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Jagged Lines on Rotated Images


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Hello all, wondering if anyone knows how to solve this issue.

Working on some assets for a game and I've been creating them in Illustrator and exporting them as png's. As an example:

Yp8g2wC.png

In Spriter of course I have the individual parts separated with bones. Anywho, in Spriter, to animate any piece, if I rotate any of the parts, the lines become jagged. Here's a gif example, if you look at the "ears" on this robot, you see whenever he tilts side to side, and the images are no longer straight, the lines are jagged. 

d2Z3vFQ4UJEG7GMg.gif

Note Edit: welp, a gif is obviously not the best way to showcase this as the gif is already so low quality ha, so here's also one frame of the animation, an exported png from Spriter:

phkmku5.png

So... is this an issue coming from my original png's from Illustrator, with anti-aliasing settings or anything like that? Or is it something within Spriter? Looking in the gallery forum for others' works with Spriter, I notice that a lot of people have jagged lines in their animations as well with any movement or rotations...

Thanks!

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it doesnt matter if you use spriter files directly cause in your game engine it will be fine , smooth sampling is enabled in modes ?

Guys were working on diffferent sampling algorithms about year ago but nothing came out of it, i too would like to see several options like bicubic or lanczos method so jaggies on straight lines wont be so visible when rotating.

I guess its not a priority because spriter animations can be played back in realtime in game engines so they dont care that much about exporting to png's and interpolation methods

http://brashmonkey.com/forum/index.php?/topic/3394-great-algorithm-for-rotating-pixel-art-sprites/#comment-10343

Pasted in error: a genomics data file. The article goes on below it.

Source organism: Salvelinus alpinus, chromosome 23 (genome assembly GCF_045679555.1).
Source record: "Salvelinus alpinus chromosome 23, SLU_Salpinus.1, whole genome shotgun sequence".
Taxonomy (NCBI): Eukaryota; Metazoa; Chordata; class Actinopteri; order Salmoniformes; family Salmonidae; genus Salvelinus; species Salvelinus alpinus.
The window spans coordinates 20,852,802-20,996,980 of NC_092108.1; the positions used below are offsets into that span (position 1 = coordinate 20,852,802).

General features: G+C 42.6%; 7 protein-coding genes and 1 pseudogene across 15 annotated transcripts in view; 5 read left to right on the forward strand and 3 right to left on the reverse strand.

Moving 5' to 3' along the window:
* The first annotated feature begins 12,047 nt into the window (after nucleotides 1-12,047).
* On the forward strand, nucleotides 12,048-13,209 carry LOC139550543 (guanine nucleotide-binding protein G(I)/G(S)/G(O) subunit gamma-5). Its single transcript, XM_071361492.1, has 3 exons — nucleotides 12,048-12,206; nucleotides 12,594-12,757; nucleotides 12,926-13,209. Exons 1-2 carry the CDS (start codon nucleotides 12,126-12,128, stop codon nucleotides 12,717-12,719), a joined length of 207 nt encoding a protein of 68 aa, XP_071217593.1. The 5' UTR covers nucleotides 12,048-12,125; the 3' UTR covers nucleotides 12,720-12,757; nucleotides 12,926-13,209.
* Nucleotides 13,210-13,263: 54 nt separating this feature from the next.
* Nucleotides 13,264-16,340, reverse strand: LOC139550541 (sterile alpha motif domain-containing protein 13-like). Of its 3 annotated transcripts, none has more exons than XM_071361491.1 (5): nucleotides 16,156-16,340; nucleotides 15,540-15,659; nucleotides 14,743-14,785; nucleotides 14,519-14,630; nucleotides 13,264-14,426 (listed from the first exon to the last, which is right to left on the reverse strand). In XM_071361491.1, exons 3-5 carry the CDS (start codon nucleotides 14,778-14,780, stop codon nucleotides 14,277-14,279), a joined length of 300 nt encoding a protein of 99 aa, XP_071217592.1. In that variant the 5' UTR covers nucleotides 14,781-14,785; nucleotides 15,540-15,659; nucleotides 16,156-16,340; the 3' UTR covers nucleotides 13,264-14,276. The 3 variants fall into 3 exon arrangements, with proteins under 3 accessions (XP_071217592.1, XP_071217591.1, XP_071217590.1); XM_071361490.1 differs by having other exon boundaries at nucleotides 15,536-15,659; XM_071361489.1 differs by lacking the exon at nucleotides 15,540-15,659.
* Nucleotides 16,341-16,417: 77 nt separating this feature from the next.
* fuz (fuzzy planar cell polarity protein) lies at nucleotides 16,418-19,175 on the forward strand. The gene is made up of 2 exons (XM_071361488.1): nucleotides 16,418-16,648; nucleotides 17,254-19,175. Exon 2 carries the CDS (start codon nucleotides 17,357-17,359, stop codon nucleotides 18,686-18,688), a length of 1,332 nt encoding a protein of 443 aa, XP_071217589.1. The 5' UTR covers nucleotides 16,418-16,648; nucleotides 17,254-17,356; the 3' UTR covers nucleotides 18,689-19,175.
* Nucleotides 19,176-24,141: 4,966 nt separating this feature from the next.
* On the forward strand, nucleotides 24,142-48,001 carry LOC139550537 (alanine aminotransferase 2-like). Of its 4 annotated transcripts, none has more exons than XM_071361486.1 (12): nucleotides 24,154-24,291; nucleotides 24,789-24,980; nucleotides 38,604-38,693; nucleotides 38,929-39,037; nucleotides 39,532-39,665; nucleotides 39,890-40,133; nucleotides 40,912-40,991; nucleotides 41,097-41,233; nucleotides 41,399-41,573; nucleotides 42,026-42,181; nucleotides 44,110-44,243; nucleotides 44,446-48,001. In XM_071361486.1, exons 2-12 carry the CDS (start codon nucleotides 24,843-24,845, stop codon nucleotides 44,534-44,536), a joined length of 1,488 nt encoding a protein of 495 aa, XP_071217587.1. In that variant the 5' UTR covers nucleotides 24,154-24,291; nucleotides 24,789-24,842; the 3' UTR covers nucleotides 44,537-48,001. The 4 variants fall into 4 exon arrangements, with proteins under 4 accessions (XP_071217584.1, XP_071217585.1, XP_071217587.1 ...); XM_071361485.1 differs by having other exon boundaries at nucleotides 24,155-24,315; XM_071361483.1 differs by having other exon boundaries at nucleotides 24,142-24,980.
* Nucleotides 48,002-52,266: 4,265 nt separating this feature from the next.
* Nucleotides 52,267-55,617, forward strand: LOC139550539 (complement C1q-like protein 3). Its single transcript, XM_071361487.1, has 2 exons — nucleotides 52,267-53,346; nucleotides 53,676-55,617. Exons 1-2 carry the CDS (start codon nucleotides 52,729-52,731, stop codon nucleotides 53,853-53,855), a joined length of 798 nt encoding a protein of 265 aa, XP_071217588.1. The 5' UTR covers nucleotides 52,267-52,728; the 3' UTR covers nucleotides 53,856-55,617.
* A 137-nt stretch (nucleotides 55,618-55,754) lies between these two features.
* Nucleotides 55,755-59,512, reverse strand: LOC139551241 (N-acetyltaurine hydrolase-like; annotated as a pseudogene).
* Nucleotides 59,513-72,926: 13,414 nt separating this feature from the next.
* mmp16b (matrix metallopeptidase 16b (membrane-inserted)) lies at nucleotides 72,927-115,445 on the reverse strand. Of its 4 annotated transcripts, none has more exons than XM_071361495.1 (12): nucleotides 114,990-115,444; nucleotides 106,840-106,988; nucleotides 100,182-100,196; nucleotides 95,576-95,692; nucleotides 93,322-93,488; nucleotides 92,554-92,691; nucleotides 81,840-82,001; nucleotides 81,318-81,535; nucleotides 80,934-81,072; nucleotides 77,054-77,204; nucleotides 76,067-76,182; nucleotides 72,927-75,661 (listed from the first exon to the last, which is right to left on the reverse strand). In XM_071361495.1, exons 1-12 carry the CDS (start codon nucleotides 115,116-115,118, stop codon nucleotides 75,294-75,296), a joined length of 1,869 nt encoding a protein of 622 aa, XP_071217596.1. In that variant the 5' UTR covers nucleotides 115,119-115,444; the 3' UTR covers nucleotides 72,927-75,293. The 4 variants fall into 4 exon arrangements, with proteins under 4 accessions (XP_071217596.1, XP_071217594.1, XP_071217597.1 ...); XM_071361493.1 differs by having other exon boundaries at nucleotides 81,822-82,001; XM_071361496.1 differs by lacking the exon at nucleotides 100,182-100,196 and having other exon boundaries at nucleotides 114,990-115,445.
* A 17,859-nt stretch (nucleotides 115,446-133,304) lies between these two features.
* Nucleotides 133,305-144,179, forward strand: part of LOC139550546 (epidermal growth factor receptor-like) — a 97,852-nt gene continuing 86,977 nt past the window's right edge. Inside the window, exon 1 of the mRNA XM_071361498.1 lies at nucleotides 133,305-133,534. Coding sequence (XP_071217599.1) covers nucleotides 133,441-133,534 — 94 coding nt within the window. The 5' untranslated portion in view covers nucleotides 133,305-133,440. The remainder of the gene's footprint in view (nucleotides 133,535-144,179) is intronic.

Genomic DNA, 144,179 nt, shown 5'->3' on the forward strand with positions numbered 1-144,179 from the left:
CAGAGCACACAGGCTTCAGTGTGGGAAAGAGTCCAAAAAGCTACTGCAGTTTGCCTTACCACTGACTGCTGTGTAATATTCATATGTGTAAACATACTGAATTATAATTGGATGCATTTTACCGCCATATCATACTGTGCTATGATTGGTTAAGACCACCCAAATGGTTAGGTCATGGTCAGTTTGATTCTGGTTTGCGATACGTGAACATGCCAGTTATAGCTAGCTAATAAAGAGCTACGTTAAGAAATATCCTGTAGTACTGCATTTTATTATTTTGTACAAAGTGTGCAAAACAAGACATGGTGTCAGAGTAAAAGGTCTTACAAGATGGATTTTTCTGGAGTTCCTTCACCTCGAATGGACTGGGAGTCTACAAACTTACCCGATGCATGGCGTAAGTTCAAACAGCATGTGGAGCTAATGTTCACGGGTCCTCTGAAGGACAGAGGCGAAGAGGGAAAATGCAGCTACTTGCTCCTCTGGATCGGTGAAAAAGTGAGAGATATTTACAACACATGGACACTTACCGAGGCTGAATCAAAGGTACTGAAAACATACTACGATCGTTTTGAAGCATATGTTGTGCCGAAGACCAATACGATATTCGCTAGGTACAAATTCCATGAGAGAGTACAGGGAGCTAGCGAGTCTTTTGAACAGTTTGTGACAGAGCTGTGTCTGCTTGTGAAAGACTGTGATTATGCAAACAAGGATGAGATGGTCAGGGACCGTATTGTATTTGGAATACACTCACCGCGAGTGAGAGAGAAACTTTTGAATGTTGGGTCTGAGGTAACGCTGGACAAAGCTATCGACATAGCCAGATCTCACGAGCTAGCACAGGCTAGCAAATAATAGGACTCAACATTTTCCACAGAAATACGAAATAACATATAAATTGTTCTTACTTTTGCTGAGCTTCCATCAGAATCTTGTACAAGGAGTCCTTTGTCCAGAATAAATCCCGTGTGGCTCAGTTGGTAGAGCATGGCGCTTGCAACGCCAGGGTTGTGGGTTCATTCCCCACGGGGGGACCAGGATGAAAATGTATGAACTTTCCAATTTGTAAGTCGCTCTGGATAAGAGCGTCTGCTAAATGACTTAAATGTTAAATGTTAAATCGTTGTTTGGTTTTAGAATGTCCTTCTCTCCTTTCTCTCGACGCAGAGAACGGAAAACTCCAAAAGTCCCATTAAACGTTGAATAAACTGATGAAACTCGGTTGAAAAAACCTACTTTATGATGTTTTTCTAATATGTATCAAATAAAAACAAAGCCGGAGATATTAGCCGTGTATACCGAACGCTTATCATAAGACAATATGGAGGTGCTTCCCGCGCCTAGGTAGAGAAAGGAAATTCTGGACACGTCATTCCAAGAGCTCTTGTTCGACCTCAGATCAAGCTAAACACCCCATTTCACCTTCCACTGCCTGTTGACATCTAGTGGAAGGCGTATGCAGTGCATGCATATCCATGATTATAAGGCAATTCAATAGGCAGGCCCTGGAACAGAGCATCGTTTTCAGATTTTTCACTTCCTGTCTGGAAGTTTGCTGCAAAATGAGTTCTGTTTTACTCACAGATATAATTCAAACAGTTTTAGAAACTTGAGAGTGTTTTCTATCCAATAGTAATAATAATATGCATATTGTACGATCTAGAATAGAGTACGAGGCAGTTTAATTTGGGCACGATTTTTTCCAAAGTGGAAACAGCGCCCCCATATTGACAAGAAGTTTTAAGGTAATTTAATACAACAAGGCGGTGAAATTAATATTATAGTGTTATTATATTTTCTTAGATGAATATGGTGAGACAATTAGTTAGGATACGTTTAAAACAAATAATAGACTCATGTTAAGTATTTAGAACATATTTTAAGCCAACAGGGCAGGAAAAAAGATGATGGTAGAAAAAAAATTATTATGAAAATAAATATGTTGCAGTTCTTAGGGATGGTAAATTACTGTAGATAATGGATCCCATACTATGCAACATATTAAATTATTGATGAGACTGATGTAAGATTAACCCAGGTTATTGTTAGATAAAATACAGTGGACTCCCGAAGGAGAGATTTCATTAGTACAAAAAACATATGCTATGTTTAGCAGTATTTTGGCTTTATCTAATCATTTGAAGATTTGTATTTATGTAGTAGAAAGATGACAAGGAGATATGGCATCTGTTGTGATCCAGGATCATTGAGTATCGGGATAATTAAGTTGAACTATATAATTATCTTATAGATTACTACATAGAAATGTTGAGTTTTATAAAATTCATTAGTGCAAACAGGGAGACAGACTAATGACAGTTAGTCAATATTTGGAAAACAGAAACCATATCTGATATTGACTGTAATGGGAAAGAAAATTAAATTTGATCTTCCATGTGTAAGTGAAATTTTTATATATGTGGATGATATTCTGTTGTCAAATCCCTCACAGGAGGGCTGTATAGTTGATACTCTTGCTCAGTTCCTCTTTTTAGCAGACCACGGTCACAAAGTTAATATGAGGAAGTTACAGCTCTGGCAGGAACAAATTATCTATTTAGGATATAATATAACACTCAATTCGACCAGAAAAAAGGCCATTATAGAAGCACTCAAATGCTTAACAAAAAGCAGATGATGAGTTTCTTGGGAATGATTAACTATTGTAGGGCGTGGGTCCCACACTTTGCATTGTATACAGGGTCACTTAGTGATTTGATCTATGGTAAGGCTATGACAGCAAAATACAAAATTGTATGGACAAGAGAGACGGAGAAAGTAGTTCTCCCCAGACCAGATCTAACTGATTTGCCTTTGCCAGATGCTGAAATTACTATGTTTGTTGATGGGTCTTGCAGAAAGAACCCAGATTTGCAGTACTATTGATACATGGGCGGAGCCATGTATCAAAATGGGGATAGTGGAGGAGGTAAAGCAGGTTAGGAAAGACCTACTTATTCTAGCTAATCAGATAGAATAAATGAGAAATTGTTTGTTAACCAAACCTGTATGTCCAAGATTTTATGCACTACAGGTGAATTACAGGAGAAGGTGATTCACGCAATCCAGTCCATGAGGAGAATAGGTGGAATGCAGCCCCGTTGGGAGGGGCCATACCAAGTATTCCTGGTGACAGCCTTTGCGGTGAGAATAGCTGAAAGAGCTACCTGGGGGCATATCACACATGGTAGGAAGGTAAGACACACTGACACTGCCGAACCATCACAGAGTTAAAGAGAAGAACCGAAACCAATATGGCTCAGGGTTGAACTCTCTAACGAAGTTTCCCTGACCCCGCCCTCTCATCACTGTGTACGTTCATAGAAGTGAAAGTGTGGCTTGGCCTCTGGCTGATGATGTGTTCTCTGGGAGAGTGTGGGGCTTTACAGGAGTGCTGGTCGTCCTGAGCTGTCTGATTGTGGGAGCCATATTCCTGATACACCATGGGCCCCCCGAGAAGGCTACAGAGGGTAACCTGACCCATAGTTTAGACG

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I know its a bit of  a hacky solution. But it might be helpful until we can add more filter options...Maybe try exporting at 2oo percent scale, then reduce the exported frames to 50 percent (this will bring it back to 100 percent size and anti-alias the edges.)

 

cheers.

-Mike at BrashMonkey

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Thanks for the replies.

@BrashAdmin And actually I've been doing that already! The assets I made were larger than we needed them to be for the game, so I've been exporting them out of Spriter at 50% anyway.

Or do you mean export out of Spriter at 200% size, then reduce to 50% size externally with another program afterward?

In game though, the lines are still becoming jagged though. Like the final image I posted, with the still frame of the robot tilted, that is how it looks in game. The jagged lines are visible for all the animations in game.

EDIT: @bwwd Question, what do you mean about Spriter animations being able to be played directly in game? Currently I've been just exporting image sequences to be used in game...

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Yes, I meant export them from Spriter bigger than you need, then use an external program to reduce them using whatever flitering method you desire.

I'm confused, are you using exported full frame image or sprite sheets in your game, or the actual Spriter file? If you're using a Spriter implementation to playback Spriter files in the game, then there's no need to export them as full frames, and if you're using the Spriter files directly in game, then the jagged rotating has nothing to do with Spriter and everything to do with the filtering settings in whatever game engine you're using.

 

 

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Hmm, alright I've tried that method - exporting at 100% within Spriter but then scaling down in other software to 50%. Unfortunately I am still getting the same issues.

Currently I have been exporting image sequences. "separate numbered image files", which we've been using in game.

How can I use the Spriter file directly in game? That seems like it'd be a lot better way to also save space. 

And yeah, we are looking at filtering settings now for the game. 

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Yeah I've been using Photoshop to test these out. I think the problem is the image I am bringing into Photoshop is the exported png from Spriter, which already has the jagged edges, so Photoshop can slightly smooth it out, but it still won't be as good as if the original png was already anti-aliased smoothly. 

It's actually a mobile game we are creating with libgdx, for Android. 

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Jagged edged angles reduced to 50 percent should clean up and smooth out quite alit, unless you're using nearest neighbor scaling in Photoshop, which is an option but not the default. Would you mind emailing me one of these full sized png frames out of Spriter? ( mike@brashmonkey.com )

Also, I found this but am not sure how current it is or what features are supported yet etc. https://github.com/Trixt0r/spriter

I suggest you contact the creator of this run-time for further questions if the documentation they offer is not adequate.

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